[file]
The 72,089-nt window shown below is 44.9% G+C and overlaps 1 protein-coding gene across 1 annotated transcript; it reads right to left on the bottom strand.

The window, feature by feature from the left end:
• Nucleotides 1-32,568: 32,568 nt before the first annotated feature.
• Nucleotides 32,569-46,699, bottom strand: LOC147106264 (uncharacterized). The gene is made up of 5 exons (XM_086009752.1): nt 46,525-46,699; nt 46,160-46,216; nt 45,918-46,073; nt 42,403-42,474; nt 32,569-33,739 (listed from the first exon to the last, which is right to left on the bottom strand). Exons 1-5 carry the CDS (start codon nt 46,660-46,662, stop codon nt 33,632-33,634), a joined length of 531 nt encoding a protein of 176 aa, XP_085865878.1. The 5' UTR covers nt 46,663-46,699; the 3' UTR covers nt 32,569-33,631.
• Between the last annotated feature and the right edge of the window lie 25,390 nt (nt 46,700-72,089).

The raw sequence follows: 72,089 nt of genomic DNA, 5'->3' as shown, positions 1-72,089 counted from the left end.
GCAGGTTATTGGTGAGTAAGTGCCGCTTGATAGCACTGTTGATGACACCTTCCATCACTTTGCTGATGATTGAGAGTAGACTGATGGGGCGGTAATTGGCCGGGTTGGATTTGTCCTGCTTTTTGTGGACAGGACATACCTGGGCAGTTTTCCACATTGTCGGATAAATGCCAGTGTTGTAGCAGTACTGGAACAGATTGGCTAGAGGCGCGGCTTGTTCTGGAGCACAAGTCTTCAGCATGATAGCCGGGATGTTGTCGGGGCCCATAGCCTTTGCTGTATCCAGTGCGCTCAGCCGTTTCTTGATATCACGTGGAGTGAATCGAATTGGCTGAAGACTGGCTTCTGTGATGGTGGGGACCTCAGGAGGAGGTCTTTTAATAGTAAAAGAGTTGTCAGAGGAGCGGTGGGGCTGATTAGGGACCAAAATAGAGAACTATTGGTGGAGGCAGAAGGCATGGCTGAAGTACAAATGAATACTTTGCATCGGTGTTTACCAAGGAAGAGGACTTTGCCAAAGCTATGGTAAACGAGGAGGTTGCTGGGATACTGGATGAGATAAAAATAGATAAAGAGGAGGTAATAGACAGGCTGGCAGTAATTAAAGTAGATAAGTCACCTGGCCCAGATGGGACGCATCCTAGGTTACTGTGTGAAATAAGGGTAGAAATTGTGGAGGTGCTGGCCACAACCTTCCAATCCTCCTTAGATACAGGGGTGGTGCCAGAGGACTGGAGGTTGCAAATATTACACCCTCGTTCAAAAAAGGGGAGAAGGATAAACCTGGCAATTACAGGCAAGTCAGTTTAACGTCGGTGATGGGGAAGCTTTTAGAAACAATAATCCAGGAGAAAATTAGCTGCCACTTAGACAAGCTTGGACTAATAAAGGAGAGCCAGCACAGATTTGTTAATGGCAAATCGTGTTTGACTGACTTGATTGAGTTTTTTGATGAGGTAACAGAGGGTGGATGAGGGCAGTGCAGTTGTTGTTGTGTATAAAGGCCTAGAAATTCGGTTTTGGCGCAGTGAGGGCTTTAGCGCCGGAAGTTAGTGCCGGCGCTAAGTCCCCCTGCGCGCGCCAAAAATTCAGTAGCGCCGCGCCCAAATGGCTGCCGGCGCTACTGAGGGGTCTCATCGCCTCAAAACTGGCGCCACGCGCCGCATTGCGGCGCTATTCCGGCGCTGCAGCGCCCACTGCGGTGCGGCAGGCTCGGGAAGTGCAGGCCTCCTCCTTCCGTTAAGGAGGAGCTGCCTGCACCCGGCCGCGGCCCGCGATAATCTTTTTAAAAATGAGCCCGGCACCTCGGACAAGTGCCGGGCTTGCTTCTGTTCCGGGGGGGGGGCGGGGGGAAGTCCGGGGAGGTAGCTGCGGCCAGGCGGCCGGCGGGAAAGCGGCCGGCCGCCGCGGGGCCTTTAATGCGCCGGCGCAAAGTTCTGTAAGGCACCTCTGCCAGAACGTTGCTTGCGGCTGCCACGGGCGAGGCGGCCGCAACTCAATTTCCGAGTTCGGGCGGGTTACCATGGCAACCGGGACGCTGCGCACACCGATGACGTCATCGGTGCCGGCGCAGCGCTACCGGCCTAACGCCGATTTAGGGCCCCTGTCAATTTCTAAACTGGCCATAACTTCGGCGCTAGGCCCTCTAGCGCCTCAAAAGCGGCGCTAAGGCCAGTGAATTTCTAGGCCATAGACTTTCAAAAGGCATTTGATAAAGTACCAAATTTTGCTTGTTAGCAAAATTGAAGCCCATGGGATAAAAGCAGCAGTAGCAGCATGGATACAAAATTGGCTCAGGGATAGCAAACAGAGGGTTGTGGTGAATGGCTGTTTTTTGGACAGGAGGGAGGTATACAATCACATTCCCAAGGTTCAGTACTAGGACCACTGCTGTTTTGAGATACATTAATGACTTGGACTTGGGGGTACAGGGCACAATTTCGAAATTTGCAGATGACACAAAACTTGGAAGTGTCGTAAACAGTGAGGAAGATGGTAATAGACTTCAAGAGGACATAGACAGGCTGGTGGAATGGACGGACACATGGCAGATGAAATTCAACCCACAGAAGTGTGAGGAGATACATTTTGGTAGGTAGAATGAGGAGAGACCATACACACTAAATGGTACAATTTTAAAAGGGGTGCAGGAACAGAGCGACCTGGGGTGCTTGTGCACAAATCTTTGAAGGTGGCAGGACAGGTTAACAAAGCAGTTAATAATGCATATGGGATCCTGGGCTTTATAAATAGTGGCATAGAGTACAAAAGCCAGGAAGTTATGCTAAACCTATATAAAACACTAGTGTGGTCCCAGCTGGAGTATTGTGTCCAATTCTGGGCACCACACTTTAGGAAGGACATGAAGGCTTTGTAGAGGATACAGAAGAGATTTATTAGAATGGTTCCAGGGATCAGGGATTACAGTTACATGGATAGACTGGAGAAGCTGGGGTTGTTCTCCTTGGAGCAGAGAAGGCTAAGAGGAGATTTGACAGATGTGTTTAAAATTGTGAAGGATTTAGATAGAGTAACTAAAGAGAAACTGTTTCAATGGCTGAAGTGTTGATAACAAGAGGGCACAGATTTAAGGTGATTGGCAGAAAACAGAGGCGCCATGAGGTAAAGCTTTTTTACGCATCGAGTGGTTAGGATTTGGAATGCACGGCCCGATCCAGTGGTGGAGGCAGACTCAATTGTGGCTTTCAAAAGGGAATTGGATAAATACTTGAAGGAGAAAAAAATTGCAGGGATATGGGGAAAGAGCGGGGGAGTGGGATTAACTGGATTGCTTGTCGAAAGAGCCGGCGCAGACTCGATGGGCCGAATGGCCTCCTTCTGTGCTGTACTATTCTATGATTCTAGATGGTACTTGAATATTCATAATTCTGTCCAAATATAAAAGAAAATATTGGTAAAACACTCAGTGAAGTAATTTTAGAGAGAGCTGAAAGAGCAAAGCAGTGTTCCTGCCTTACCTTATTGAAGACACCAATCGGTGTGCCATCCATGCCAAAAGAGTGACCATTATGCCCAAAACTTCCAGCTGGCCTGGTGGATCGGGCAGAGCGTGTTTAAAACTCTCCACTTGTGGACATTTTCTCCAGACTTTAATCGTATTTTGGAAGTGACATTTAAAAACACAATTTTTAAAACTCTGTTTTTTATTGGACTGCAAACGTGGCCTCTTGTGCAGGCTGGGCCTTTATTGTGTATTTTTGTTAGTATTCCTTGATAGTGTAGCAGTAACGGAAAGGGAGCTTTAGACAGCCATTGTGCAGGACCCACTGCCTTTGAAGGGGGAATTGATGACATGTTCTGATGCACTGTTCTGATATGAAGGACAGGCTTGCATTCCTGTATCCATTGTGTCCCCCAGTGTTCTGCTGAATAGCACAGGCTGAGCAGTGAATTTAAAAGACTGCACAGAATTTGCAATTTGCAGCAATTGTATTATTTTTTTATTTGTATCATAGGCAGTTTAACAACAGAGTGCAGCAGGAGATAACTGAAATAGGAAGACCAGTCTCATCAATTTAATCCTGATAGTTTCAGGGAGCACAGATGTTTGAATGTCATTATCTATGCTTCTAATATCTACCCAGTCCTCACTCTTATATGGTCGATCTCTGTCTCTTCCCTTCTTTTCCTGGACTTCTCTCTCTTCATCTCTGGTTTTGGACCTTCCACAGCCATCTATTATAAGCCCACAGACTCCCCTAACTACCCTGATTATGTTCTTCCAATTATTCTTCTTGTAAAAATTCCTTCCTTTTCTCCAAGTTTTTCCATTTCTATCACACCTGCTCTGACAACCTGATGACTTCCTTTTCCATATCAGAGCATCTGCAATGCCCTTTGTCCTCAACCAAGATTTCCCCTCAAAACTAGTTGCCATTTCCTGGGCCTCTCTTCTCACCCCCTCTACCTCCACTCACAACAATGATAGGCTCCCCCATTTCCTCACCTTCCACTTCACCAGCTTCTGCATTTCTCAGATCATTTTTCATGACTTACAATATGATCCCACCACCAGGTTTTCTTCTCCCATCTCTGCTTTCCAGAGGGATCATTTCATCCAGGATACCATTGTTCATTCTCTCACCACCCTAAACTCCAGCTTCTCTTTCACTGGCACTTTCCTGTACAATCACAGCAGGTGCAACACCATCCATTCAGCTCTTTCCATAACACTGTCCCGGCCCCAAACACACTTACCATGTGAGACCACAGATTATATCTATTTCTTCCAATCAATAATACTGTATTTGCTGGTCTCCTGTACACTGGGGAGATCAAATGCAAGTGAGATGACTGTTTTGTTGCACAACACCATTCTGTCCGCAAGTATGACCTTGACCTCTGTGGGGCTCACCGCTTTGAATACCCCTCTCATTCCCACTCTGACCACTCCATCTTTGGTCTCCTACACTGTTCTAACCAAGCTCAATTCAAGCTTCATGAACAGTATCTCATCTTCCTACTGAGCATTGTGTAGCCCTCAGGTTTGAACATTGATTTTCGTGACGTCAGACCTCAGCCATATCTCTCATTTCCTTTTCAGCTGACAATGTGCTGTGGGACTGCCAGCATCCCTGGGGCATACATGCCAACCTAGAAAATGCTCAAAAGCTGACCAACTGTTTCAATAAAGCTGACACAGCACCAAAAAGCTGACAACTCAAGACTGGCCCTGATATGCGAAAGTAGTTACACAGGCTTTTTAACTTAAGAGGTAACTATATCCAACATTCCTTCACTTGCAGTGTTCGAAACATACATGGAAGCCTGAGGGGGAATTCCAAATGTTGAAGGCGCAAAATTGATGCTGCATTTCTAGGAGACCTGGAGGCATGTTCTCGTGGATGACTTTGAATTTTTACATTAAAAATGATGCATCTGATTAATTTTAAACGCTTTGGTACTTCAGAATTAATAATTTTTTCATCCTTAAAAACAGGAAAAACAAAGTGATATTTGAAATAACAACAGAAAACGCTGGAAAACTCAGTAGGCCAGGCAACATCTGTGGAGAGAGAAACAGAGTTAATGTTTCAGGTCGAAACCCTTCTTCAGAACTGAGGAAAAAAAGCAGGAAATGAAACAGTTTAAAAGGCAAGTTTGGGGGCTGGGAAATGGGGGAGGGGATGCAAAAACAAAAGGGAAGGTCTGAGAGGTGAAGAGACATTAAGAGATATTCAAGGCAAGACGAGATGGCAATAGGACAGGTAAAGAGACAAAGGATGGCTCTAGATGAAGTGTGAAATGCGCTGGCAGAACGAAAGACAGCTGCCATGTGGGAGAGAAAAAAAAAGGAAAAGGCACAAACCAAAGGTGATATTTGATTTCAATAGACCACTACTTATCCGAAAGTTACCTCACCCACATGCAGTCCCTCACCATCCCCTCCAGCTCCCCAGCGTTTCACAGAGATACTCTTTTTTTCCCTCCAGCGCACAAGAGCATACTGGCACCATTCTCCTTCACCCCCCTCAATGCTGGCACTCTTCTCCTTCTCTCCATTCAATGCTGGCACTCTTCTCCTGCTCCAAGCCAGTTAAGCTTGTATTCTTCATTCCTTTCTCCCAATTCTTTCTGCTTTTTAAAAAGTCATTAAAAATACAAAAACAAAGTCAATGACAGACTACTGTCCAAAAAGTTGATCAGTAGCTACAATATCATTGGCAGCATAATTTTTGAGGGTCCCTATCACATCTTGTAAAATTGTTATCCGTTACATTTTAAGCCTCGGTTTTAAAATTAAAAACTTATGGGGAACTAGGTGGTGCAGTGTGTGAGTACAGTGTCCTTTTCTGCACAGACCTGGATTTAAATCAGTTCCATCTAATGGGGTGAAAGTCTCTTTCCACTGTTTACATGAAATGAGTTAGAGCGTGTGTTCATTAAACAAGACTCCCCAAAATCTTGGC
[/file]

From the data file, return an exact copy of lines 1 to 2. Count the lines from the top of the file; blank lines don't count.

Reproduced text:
The 72,089-nt window shown below is 44.9% G+C and overlaps 1 protein-coding gene across 1 annotated transcript; it reads right to left on the bottom strand.

The window, feature by feature from the left end: